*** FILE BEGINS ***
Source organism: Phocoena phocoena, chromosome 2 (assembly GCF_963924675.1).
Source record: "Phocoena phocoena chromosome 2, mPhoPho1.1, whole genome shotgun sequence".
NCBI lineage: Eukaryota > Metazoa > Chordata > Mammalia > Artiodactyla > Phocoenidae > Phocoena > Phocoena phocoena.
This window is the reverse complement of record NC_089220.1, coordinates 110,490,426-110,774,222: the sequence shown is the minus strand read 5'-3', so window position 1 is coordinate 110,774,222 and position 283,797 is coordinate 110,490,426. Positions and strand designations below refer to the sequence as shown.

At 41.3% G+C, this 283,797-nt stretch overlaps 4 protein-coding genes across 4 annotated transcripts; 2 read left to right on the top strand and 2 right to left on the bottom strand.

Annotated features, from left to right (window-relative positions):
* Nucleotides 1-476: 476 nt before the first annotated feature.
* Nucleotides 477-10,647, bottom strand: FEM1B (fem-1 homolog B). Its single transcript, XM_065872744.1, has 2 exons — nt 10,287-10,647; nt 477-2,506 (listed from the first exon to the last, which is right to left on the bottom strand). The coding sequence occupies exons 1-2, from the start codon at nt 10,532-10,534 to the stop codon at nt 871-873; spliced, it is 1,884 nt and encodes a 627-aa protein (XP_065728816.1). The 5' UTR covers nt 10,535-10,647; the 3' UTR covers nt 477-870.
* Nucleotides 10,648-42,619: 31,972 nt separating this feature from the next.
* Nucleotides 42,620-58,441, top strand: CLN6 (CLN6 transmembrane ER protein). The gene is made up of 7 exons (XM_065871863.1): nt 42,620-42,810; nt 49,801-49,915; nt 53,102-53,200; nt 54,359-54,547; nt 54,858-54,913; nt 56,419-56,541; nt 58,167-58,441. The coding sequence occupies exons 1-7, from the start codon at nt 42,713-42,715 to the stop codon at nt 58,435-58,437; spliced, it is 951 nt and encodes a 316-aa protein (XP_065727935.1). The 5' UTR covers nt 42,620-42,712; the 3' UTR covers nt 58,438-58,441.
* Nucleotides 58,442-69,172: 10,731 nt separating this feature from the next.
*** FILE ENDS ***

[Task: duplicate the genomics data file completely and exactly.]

Source organism: Phocoena phocoena, chromosome 2 (assembly GCF_963924675.1).
Source record: "Phocoena phocoena chromosome 2, mPhoPho1.1, whole genome shotgun sequence".
NCBI lineage: Eukaryota > Metazoa > Chordata > Mammalia > Artiodactyla > Phocoenidae > Phocoena > Phocoena phocoena.
This window is the reverse complement of record NC_089220.1, coordinates 110,490,426-110,774,222: the sequence shown is the minus strand read 5'-3', so window position 1 is coordinate 110,774,222 and position 283,797 is coordinate 110,490,426. Positions and strand designations below refer to the sequence as shown.

At 41.3% G+C, this 283,797-nt stretch overlaps 4 protein-coding genes across 4 annotated transcripts; 2 read left to right on the top strand and 2 right to left on the bottom strand.

Annotated features, from left to right (window-relative positions):
* Nucleotides 1-476: 476 nt before the first annotated feature.
* Nucleotides 477-10,647, bottom strand: FEM1B (fem-1 homolog B). Its single transcript, XM_065872744.1, has 2 exons — nt 10,287-10,647; nt 477-2,506 (listed from the first exon to the last, which is right to left on the bottom strand). The coding sequence occupies exons 1-2, from the start codon at nt 10,532-10,534 to the stop codon at nt 871-873; spliced, it is 1,884 nt and encodes a 627-aa protein (XP_065728816.1). The 5' UTR covers nt 10,535-10,647; the 3' UTR covers nt 477-870.
* Nucleotides 10,648-42,619: 31,972 nt separating this feature from the next.
* Nucleotides 42,620-58,441, top strand: CLN6 (CLN6 transmembrane ER protein). The gene is made up of 7 exons (XM_065871863.1): nt 42,620-42,810; nt 49,801-49,915; nt 53,102-53,200; nt 54,359-54,547; nt 54,858-54,913; nt 56,419-56,541; nt 58,167-58,441. The coding sequence occupies exons 1-7, from the start codon at nt 42,713-42,715 to the stop codon at nt 58,435-58,437; spliced, it is 951 nt and encodes a 316-aa protein (XP_065727935.1). The 5' UTR covers nt 42,620-42,712; the 3' UTR covers nt 58,438-58,441.
* Nucleotides 58,442-69,172: 10,731 nt separating this feature from the next.